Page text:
Ever since Ross Perot left the presidential campaign trail last July, his supporters in Orange County have been working for the day when he might return.
Earlier this week, Perot's Irvine office--which has remained open all summer--sent a fax to the defunct campaign's home base in Dallas. It stretched 65 feet long and included thousands of signatures from Orange County residents encouraging his candidacy.
Now, those die-hard loyalists are convinced their pleas have been heard as rumors swirl through the nation that the Texas billionaire is about to return to the race. Already, the Orange County volunteers say their office is returning to the frenzied activity it saw during the campaign's heyday.
"They're coming in here in droves," said Marshall Norris, a retired Sheriff's Department lieutenant who has managed the Irvine office through the summer. "We're all very euphoric. We know he is going to come back and there is just quite a feeling among everyone here."
In a recent television interview that Perot supporters have happily shared with their fellow volunteers, the Texan said his July 16 announcement to withdraw from the presidential race--before he had even officially entered--was a mistake. Since then, sources close to Perot said the computer magnate has decided to announce his re-entry to the race on Monday.
The momentum in Orange County, however, has been building for nearly a month, organizers said. Last week, more than 80 people stood at a busy commuter intersection in Orange waving Perot signs at passing motorists. Friday, the office did the same at intersections in El Toro and Whittier.
And it was already planning a car rally for Monday to celebrate Perot's expected announcement.
"It's really been picking up in the last few weeks," said Mike Altman, chairman of the Orange County Perot campaign. "You'd really think the whole world has turned around. And it has."
Altman, a former Air Force sergeant from Tustin, is one of many Perot supporters who dedicated their energy and hopes to the campaign last spring and who felt betrayed when Perot dropped his bid. In fact, an angry Altman called Perot a "bozo" on national network news programs the next day.
"I'm like everybody else; I'm a 12-year-old," he said. "I pouted, I kicked the dog and scratched my head. Then I tried to figure out what we were trying to do here. Really, Perot was not a scientist who created something. He was in the right place at the right time, saying something people already knew to be true."
"This is issues, not individuals--that's our motto," said Altman, a self-described Ronald Reagan Democrat.
Dottie Campbell, a Perot volunteer from Laguna Hills, said she still is concerned that Perot could enter the race only to drop out and support one of the remaining candidates. But she also said that the focus on issues and no-nonsense campaign talk by Perot has given her a refreshing outlook on the presidential election.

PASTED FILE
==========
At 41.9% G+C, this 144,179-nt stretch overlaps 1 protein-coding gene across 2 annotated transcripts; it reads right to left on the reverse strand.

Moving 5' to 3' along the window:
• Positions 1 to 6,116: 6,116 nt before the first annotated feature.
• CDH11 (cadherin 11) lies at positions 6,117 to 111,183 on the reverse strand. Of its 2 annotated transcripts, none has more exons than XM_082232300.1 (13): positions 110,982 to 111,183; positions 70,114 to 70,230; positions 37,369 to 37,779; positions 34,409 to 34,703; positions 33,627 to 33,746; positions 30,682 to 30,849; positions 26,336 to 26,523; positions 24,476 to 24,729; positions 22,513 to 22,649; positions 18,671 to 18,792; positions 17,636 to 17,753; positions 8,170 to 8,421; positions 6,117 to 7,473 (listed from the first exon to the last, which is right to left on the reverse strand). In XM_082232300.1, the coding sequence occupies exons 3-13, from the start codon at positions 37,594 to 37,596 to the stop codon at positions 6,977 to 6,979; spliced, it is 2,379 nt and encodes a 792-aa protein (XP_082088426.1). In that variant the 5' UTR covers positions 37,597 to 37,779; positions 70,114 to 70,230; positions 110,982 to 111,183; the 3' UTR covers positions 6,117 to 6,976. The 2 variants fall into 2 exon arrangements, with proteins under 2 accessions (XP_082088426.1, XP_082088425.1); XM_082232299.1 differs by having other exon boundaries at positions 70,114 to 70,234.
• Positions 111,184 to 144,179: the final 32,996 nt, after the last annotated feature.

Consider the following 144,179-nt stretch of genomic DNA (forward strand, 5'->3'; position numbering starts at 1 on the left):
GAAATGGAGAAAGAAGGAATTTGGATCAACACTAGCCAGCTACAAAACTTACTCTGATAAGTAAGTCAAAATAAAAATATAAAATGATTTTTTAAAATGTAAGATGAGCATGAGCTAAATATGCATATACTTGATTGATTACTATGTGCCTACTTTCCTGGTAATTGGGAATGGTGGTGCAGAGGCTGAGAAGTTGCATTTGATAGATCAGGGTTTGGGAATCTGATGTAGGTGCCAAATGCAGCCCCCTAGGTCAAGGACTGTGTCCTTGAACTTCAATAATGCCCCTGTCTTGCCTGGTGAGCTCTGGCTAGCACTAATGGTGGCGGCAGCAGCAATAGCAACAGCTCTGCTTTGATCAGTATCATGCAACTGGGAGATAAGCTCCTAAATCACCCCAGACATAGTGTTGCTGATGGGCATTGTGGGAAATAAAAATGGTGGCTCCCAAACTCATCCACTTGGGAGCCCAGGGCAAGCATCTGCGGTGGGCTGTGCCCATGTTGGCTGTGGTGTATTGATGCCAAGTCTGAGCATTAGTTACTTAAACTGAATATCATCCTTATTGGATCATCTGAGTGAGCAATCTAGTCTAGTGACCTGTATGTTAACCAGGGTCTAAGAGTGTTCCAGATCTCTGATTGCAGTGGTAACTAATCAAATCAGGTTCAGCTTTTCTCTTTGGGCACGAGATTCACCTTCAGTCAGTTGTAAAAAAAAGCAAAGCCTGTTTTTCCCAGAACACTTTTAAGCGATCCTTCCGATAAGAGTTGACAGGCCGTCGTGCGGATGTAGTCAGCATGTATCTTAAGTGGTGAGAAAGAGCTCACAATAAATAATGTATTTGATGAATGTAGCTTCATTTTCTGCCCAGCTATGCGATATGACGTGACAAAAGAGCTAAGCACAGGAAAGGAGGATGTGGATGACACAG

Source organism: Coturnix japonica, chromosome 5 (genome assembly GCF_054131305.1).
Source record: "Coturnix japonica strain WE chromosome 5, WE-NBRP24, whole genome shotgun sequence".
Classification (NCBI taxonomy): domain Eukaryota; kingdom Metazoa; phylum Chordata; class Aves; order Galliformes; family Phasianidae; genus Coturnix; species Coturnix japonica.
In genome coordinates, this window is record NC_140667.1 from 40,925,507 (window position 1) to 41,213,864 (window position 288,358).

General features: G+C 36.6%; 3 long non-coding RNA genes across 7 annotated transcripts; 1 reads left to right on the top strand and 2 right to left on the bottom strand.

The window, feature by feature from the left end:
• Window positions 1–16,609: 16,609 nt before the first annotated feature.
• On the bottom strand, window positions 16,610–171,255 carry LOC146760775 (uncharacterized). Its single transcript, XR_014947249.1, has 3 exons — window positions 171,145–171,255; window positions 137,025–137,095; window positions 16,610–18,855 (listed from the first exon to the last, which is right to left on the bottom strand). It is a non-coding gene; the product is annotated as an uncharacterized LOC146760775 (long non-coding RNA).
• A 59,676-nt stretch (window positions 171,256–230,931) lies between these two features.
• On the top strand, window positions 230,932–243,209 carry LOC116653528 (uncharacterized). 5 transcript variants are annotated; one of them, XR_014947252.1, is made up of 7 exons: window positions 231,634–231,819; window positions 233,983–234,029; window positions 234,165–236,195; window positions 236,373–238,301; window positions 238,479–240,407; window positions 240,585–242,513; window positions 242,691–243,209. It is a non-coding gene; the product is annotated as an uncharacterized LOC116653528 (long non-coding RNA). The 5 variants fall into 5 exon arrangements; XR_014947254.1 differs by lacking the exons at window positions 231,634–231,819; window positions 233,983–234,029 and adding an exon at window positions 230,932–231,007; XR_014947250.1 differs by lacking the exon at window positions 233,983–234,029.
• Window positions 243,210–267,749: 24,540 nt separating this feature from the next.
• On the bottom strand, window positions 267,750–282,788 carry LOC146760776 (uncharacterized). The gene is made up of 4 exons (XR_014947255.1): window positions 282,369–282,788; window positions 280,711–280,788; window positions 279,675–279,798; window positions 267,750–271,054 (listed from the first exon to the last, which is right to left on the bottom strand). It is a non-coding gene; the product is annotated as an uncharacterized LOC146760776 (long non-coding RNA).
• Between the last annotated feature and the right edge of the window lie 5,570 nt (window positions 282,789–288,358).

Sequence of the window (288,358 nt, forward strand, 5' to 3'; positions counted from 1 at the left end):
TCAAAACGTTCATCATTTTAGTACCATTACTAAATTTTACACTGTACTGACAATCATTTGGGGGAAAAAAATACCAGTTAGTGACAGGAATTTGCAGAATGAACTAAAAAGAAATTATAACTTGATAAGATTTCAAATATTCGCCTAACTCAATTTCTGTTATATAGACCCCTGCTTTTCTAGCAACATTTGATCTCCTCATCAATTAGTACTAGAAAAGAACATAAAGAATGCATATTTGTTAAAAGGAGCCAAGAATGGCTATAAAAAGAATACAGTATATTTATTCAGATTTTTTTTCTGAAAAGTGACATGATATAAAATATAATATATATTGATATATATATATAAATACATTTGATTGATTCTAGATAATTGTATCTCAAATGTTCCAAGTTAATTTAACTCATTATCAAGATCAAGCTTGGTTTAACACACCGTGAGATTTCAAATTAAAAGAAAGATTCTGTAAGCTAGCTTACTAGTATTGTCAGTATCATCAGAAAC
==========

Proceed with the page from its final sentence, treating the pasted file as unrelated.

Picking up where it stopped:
"I haven't voted for someone for a long time, I've usually voted against someone," said Campbell, a registered Republican. "It will be very nice in this election to vote for our President."
Political strategists are still evaluating what impact Perot would have on the campaign if he re-enters.
Friday, local leaders for Clinton and the campaign for President Bush said they are uncertain how the dynamics of the race might change. But they believe Perot will have less support than he did last spring and that he will not be a contender for the White House.
"I think this is a big question mark that everyone is experiencing," said Bill Noble, Orange County coordinator for the Bush campaign. He added, however: "When I first took this job in June and Perot was in, I was a lot more nervous than I am now."
Howard Adler, chairman of the Orange County Democratic Party, had a similar perception.
"It changes the equation, but I don't know how," he said. "But it's not a three-way race, in my opinion. I don't think he will decide the outcome."
Things really started to pick up in the Irvine Perot office last Tuesday when officials received a notice from the Dallas headquarters to launch a survey of their volunteer list and determine the degree of support for Perot's return to the campaign.
Immediately, volunteers began phoning some of the 8,740 Orange County names still on the computerized list of supporters. After more than 3,000 phone calls, Orange County officials said they knew the answer was resoundingly positive.
Perot headquarters throughout the country made similar surveys and also reportedly found strong support.
The telephone survey was also intended to identify a prospective running mate for Perot. In Orange County, the top vote-getter was former Gen. Norman Schwarzkopf, leader of the American forces in the Persian Gulf.
Now, Altman said, the Perot campaign will switch to the "perspiration stage." Orange County generated 190,000 signatures to put Perot's name on the ballot in California and, Altman said, that was good basic training for the upcoming campaign.
"We know how to do this part; we are going back to the streets," he said. "There is no way everybody in this county will not meet a Perot-ista."